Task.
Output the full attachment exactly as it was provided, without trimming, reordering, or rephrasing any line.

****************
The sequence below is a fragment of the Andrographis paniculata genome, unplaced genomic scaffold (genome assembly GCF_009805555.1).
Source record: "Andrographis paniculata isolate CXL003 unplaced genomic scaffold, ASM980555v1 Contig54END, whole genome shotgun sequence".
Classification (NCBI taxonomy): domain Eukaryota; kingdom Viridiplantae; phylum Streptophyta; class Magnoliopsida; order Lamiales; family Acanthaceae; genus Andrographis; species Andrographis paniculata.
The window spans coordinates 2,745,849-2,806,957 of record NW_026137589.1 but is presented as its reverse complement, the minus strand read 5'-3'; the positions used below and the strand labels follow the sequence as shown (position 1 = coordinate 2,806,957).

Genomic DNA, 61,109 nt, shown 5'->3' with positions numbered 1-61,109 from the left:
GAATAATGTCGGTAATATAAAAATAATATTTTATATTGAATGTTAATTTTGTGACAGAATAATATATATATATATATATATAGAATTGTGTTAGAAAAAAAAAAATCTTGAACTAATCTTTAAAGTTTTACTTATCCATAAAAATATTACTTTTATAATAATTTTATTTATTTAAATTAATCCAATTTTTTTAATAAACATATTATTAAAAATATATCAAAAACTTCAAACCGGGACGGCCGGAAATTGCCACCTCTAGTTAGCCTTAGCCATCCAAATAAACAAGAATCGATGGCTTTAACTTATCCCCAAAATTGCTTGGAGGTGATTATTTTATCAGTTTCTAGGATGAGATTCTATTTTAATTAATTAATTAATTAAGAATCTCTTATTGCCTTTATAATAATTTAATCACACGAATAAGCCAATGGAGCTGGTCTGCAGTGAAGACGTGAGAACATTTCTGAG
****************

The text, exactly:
The sequence below is a fragment of the Andrographis paniculata genome, unplaced genomic scaffold (genome assembly GCF_009805555.1).
Source record: "Andrographis paniculata isolate CXL003 unplaced genomic scaffold, ASM980555v1 Contig54END, whole genome shotgun sequence".
Classification (NCBI taxonomy): domain Eukaryota; kingdom Viridiplantae; phylum Streptophyta; class Magnoliopsida; order Lamiales; family Acanthaceae; genus Andrographis; species Andrographis paniculata.
The window spans coordinates 2,745,849-2,806,957 of record NW_026137589.1 but is presented as its reverse complement, the minus strand read 5'-3'; the positions used below and the strand labels follow the sequence as shown (position 1 = coordinate 2,806,957).

Genomic DNA, 61,109 nt, shown 5'->3' with positions numbered 1-61,109 from the left:
GAATAATGTCGGTAATATAAAAATAATATTTTATATTGAATGTTAATTTTGTGACAGAATAATATATATATATATATATATAGAATTGTGTTAGAAAAAAAAAAATCTTGAACTAATCTTTAAAGTTTTACTTATCCATAAAAATATTACTTTTATAATAATTTTATTTATTTAAATTAATCCAATTTTTTTAATAAACATATTATTAAAAATATATCAAAAACTTCAAACCGGGACGGCCGGAAATTGCCACCTCTAGTTAGCCTTAGCCATCCAAATAAACAAGAATCGATGGCTTTAACTTATCCCCAAAATTGCTTGGAGGTGATTATTTTATCAGTTTCTAGGATGAGATTCTATTTTAATTAATTAATTAATTAAGAATCTCTTATTGCCTTTATAATAATTTAATCACACGAATAAGCCAATGGAGCTGGTCTGCAGTGAAGACGTGAGAACATTTCTGAG